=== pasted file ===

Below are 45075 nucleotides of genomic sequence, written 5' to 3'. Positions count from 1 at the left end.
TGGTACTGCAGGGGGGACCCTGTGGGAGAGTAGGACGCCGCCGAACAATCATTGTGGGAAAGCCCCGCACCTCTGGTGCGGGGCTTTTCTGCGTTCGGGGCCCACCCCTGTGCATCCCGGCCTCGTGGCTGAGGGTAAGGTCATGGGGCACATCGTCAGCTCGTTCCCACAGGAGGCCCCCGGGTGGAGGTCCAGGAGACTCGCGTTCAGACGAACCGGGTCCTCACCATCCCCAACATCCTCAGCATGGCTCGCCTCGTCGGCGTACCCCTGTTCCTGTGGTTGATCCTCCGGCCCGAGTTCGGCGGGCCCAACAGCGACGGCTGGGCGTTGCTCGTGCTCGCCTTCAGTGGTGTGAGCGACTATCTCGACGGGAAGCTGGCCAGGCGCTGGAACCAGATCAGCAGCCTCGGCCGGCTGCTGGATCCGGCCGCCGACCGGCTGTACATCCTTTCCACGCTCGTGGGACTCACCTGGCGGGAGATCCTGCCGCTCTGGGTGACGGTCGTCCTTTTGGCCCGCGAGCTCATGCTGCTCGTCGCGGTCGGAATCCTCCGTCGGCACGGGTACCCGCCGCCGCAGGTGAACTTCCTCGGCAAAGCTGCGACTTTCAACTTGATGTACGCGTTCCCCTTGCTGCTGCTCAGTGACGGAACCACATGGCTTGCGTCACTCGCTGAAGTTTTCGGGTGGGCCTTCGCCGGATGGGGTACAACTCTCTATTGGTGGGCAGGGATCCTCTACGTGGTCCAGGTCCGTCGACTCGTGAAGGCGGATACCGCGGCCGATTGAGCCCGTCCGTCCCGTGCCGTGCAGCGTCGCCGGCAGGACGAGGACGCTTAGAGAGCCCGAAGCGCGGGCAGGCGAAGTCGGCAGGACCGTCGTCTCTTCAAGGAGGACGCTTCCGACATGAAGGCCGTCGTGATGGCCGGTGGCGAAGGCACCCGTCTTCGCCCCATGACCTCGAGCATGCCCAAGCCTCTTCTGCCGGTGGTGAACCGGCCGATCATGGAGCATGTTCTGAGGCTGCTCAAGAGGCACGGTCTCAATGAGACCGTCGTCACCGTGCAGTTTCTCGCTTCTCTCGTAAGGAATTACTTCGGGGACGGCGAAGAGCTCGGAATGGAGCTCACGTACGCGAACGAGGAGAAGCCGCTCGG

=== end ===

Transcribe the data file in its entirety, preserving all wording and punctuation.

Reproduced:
Below are 45075 nucleotides of genomic sequence, written 5' to 3'. Positions count from 1 at the left end.
TGGTACTGCAGGGGGGACCCTGTGGGAGAGTAGGACGCCGCCGAACAATCATTGTGGGAAAGCCCCGCACCTCTGGTGCGGGGCTTTTCTGCGTTCGGGGCCCACCCCTGTGCATCCCGGCCTCGTGGCTGAGGGTAAGGTCATGGGGCACATCGTCAGCTCGTTCCCACAGGAGGCCCCCGGGTGGAGGTCCAGGAGACTCGCGTTCAGACGAACCGGGTCCTCACCATCCCCAACATCCTCAGCATGGCTCGCCTCGTCGGCGTACCCCTGTTCCTGTGGTTGATCCTCCGGCCCGAGTTCGGCGGGCCCAACAGCGACGGCTGGGCGTTGCTCGTGCTCGCCTTCAGTGGTGTGAGCGACTATCTCGACGGGAAGCTGGCCAGGCGCTGGAACCAGATCAGCAGCCTCGGCCGGCTGCTGGATCCGGCCGCCGACCGGCTGTACATCCTTTCCACGCTCGTGGGACTCACCTGGCGGGAGATCCTGCCGCTCTGGGTGACGGTCGTCCTTTTGGCCCGCGAGCTCATGCTGCTCGTCGCGGTCGGAATCCTCCGTCGGCACGGGTACCCGCCGCCGCAGGTGAACTTCCTCGGCAAAGCTGCGACTTTCAACTTGATGTACGCGTTCCCCTTGCTGCTGCTCAGTGACGGAACCACATGGCTTGCGTCACTCGCTGAAGTTTTCGGGTGGGCCTTCGCCGGATGGGGTACAACTCTCTATTGGTGGGCAGGGATCCTCTACGTGGTCCAGGTCCGTCGACTCGTGAAGGCGGATACCGCGGCCGATTGAGCCCGTCCGTCCCGTGCCGTGCAGCGTCGCCGGCAGGACGAGGACGCTTAGAGAGCCCGAAGCGCGGGCAGGCGAAGTCGGCAGGACCGTCGTCTCTTCAAGGAGGACGCTTCCGACATGAAGGCCGTCGTGATGGCCGGTGGCGAAGGCACCCGTCTTCGCCCCATGACCTCGAGCATGCCCAAGCCTCTTCTGCCGGTGGTGAACCGGCCGATCATGGAGCATGTTCTGAGGCTGCTCAAGAGGCACGGTCTCAATGAGACCGTCGTCACCGTGCAGTTTCTCGCTTCTCTCGTAAGGAATTACTTCGGGGACGGCGAAGAGCTCGGAATGGAGCTCACGTACGCGAACGAGGAGAAGCCGCTCGG